The project seeks software and applications to enhance the intelligence community’s geospatial surveillance images.
Intelligence community researchers want to make it easier for operators, law enforcement, and rescue personnel to scope out difficult terrain before setting out on a mission, according to a new solicitation.
An Intelligence Advanced Research Projects Activity broad agency announcement, which was issued in partnership with the Department of Interior, calls for the development of software systems “that can create photorealistic, navigable site models using a highly limited corpus of imagery” taken from the ground, traffic cameras, unmanned aerial vehicles, and satellites.
The WRIVA project, which stands for “Walkthrough Renderings for Images of Varying Altitudes," aims to enhance the intelligence community’s imagery surveillance to make them more realistic.
But to do that, they need data and the plan is to collect data to support the research and development, particularly with specific locations that would be most applicable, such as scenarios like refugee camps because they are stood up quickly and needs change just as rapidly.
“This research program is aiming to fuse imagery collected at a variety of altitudes – that includes ground level cameras, traffic cameras and satellite imagery – and collected at a variety of angles and viewpoints in order to build an immersive virtual environment for locations around the world that can be challenging to access,” Ashwini Deshpande, WRIVA’s Program Manager, told reporters on June 17.
“We're hoping that this capability will allow potential operators a lot of insight into the locations that they are otherwise unable to go to before they need to conduct the mission.”
The idea is to have a technology that could be used by law enforcement, military, or aid workers to familiarize themselves with a location before their arrival and potentially “revolutionize” training, planning and modeling.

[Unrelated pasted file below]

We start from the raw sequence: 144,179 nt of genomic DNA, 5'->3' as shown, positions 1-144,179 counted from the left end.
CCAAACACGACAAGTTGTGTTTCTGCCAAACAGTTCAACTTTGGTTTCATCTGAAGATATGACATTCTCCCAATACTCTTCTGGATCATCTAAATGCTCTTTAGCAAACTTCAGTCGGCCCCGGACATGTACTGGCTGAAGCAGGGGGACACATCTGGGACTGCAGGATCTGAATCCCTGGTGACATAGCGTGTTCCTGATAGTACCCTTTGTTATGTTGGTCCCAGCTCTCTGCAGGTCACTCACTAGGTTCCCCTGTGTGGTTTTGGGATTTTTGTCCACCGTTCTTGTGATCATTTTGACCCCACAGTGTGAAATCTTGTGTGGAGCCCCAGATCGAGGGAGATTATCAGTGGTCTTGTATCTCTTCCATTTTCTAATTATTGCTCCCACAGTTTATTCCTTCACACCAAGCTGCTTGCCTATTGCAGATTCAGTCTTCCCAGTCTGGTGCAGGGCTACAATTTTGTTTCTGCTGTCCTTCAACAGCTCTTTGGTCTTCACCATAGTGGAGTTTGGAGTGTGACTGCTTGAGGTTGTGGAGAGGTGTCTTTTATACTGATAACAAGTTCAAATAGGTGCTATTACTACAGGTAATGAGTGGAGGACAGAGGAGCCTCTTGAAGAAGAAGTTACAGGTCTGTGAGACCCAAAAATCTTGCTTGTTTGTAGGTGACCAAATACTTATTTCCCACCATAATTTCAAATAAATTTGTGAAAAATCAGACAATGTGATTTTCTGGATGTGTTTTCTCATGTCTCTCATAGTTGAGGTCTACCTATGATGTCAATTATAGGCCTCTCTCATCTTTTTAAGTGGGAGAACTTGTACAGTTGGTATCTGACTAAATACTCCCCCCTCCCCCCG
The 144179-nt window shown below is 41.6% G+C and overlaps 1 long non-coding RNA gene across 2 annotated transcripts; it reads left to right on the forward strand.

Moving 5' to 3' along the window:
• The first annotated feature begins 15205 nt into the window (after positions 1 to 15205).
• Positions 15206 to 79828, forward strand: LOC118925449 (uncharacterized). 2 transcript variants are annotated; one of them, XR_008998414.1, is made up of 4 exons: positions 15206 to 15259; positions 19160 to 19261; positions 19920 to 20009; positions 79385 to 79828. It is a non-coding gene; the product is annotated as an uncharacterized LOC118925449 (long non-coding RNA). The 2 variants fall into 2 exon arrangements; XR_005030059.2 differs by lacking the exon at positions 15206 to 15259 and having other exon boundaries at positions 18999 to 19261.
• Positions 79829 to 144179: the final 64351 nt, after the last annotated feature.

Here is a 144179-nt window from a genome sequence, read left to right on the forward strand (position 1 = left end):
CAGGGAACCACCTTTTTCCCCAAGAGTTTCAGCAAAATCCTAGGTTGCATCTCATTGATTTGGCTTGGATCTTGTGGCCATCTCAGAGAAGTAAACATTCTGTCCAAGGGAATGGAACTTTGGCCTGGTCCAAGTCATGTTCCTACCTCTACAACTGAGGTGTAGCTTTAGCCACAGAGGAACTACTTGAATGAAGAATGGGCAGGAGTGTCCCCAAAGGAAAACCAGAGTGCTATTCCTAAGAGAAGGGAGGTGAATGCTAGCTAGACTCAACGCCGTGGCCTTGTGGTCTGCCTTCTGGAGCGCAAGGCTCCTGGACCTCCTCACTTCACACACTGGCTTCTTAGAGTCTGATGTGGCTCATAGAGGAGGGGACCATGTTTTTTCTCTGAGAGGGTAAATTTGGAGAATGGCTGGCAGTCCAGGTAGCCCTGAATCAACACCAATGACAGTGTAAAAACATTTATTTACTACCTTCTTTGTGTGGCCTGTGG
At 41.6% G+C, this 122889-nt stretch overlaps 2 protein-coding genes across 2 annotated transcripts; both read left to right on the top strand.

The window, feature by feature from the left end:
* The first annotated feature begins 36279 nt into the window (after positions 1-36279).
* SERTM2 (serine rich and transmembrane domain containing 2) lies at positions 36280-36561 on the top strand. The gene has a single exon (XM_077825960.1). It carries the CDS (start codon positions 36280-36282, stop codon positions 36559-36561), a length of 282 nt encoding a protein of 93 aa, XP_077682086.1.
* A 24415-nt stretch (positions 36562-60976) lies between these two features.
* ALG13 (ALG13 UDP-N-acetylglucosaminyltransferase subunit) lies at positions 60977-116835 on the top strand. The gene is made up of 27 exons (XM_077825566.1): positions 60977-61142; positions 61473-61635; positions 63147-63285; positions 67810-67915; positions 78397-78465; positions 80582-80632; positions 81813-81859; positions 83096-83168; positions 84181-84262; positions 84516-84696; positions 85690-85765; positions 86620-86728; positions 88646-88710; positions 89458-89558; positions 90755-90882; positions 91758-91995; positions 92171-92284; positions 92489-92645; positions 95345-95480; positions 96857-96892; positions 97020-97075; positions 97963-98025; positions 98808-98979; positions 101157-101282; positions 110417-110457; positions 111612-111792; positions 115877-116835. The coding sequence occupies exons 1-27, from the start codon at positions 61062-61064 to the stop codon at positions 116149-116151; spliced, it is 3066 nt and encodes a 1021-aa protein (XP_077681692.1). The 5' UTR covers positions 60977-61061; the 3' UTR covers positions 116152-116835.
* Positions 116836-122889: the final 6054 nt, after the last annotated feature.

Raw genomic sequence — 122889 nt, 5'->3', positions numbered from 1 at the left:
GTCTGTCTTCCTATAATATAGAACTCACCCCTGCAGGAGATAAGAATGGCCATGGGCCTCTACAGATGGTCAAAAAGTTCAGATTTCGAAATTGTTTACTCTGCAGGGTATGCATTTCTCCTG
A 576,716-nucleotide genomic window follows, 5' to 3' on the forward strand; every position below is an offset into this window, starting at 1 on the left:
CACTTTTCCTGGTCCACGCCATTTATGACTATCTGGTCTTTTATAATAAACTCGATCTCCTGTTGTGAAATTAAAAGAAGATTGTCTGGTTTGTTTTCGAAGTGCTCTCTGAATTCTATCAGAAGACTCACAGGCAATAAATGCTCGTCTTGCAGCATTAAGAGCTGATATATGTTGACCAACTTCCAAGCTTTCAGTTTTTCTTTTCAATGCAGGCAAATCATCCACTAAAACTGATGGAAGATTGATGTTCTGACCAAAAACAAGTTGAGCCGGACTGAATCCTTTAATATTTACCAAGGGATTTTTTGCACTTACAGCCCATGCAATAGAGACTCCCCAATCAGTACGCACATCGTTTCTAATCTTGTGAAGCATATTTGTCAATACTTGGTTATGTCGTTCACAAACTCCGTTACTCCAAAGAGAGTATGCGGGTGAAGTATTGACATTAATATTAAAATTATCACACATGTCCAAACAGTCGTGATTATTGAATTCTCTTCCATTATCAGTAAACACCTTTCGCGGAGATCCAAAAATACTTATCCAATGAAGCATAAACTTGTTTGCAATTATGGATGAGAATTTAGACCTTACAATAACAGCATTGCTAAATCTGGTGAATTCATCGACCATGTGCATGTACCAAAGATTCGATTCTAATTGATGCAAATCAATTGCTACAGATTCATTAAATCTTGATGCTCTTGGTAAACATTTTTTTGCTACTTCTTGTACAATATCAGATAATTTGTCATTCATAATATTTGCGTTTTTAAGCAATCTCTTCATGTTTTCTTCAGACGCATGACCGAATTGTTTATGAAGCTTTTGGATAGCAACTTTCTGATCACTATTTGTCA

“These groups often have to deliver rapid support, life saving aid to unfamiliar or dynamic areas. Allowing them to prepare ahead of time helps keep them out of harm's way when they have to conduct these activities,” Deshpande said.
Adam Norige, who leads the MIT Lincoln Labs Group's WRIVA effort said the technology could also improve accessibility and broaden the user base.
“Because right now you can develop these synthetic, immersive environments, using other technologies, but it does require a high level of expertise and a considerable amount of technology to do that,” he said. “I mean, it is possible. But this will definitely bring it to a whole new level of accessibility, which I think will broaden the use of and allow many use cases.”
There’s also the potential to merge the technology with other platforms, such as virtual reality.
“So we've taken these environments and moved them into the VR space. And one of the things that we're really focused on now is using data from sources like what WRIVA will be able to provide to build immersive environments, that allows really the US disaster relief enterprise to respond in a much more effective way,” Norige said.
“Because right now, if there was a large disaster somewhere in the U.S., a lot of people move into that area, so they can do a lot of the inspections in person—they drive out to the damage sites, they take pictures, they throw tape measures into holes and try to quantify the damage there. But what we see is moving those capabilities into if you want to use the term 'Metaverse,' or into [a] kind of virtual reality are these immersive environments. You can actually expand your kind of the workforce and allow really rapid response. And I think it would make the US much more agile in ways that we are certainly trying to aspire to be right now.”
Research is expected to start this fall and continue for three and half years. The BAA closing and proposal date are due by August 5, according to the documentation. Proposer questions are due by July 11.